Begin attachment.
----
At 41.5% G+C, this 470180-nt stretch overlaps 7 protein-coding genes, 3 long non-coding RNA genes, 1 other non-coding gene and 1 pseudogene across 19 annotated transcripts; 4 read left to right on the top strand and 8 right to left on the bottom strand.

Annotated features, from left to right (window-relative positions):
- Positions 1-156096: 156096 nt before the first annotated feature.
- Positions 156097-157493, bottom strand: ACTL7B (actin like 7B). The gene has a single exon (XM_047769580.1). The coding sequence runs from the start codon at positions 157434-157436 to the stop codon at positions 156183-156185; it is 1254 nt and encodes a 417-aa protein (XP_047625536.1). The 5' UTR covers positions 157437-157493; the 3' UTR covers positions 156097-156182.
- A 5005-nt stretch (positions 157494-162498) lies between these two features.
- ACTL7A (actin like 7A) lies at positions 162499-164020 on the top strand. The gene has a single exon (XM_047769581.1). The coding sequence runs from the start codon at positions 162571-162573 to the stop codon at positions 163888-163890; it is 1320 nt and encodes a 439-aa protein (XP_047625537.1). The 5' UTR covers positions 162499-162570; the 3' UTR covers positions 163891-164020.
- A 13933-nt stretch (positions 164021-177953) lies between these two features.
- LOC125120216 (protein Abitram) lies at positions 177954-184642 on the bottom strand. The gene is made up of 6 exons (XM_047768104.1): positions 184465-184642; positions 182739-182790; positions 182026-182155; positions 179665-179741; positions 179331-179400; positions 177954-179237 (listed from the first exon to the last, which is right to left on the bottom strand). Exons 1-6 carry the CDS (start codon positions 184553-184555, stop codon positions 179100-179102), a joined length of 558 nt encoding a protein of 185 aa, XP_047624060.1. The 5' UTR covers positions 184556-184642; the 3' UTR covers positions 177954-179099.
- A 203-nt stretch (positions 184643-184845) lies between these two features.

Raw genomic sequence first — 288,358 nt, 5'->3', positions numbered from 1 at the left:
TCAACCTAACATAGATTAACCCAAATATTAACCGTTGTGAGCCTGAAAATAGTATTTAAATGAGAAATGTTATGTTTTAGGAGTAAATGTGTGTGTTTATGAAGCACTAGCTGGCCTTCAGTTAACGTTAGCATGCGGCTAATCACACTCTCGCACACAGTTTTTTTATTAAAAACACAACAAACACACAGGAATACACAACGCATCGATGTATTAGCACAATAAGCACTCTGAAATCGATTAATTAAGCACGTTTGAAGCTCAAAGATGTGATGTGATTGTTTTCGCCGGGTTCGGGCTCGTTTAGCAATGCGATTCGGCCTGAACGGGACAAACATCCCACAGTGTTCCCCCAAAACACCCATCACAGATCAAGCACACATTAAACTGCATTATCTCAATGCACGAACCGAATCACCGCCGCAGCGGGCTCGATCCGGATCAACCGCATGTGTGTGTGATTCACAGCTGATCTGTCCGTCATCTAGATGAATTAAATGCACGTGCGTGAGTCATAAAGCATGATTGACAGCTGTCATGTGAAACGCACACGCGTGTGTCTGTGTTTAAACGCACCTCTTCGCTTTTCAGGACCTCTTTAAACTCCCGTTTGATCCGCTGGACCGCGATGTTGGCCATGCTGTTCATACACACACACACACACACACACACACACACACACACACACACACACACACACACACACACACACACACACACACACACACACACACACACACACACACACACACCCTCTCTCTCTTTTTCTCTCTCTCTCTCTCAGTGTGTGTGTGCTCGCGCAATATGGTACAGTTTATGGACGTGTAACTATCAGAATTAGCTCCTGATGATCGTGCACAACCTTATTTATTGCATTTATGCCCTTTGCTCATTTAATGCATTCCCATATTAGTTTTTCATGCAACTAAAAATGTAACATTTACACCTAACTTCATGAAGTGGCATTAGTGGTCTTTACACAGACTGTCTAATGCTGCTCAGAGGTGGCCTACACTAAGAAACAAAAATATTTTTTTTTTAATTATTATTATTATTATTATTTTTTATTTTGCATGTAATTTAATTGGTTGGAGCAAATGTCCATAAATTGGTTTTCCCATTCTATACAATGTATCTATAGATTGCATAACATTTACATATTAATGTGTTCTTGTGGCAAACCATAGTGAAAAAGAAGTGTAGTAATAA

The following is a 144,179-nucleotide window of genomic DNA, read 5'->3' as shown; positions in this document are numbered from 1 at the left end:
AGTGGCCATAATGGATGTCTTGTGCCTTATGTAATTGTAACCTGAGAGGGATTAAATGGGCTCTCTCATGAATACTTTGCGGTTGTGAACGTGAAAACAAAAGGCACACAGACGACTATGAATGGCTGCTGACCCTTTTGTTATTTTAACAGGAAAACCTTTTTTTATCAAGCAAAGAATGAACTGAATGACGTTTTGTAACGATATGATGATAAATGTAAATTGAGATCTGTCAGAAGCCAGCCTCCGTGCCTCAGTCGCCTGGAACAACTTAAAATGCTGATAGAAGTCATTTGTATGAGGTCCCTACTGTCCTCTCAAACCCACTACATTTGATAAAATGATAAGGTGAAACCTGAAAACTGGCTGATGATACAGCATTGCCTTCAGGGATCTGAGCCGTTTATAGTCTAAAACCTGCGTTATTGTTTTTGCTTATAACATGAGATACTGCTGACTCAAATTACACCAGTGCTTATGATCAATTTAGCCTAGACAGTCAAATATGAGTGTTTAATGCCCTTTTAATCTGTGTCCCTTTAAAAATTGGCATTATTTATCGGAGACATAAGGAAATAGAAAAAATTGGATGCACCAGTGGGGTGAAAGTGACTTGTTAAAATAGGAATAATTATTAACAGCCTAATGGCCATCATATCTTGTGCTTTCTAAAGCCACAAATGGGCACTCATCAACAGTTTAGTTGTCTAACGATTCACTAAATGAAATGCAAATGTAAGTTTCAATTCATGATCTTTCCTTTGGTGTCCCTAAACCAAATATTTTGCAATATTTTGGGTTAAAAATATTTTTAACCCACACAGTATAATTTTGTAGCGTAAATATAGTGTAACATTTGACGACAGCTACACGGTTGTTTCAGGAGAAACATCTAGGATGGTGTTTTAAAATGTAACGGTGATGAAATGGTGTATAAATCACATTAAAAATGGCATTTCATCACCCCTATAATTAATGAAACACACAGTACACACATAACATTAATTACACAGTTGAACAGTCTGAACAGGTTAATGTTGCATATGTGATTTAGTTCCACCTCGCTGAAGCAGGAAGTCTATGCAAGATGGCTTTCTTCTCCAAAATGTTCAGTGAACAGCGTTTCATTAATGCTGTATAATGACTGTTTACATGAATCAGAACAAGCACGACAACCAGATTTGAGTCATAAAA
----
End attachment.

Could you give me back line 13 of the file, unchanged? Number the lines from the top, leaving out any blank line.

AGTGGCCATAATGGATGTCTTGTGCCTTATGTAATTGTAACCTGAGAGGGATTAAATGGGCTCTCTCATGAATACTTTGCGGTTGTGAACGTGAAAACAAAAGGCACACAGACGACTATGAATGGCTGCTGACCCTTTTGTTATTTTAACAGGAAAACCTTTTTTTATCAAGCAAAGAATGAACTGAATGACGTTTTGTAACGATATGATGATAAATGTAAATTGAGATCTGTCAGAAGCCAGCCTCCGTGCCTCAGTCGCCTGGAACAACTTAAAATGCTGATAGAAGTCATTTGTATGAGGTCCCTACTGTCCTCTCAAACCCACTACATTTGATAAAATGATAAGGTGAAACCTGAAAACTGGCTGATGATACAGCATTGCCTTCAGGGATCTGAGCCGTTTATAGTCTAAAACCTGCGTTATTGTTTTTGCTTATAACATGAGATACTGCTGACTCAAATTACACCAGTGCTTATGATCAATTTAGCCTAGACAGTCAAATATGAGTGTTTAATGCCCTTTTAATCTGTGTCCCTTTAAAAATTGGCATTATTTATCGGAGACATAAGGAAATAGAAAAAATTGGATGCACCAGTGGGGTGAAAGTGACTTGTTAAAATAGGAATAATTATTAACAGCCTAATGGCCATCATATCTTGTGCTTTCTAAAGCCACAAATGGGCACTCATCAACAGTTTAGTTGTCTAACGATTCACTAAATGAAATGCAAATGTAAGTTTCAATTCATGATCTTTCCTTTGGTGTCCCTAAACCAAATATTTTGCAATATTTTGGGTTAAAAATATTTTTAACCCACACAGTATAATTTTGTAGCGTAAATATAGTGTAACATTTGACGACAGCTACACGGTTGTTTCAGGAGAAACATCTAGGATGGTGTTTTAAAATGTAACGGTGATGAAATGGTGTATAAATCACATTAAAAATGGCATTTCATCACCCCTATAATTAATGAAACACACAGTACACACATAACATTAATTACACAGTTGAACAGTCTGAACAGGTTAATGTTGCATATGTGATTTAGTTCCACCTCGCTGAAGCAGGAAGTCTATGCAAGATGGCTTTCTTCTCCAAAATGTTCAGTGAACAGCGTTTCATTAATGCTGTATAATGACTGTTTACATGAATCAGAACAAGCACGACAACCAGATTTGAGTCATAAAA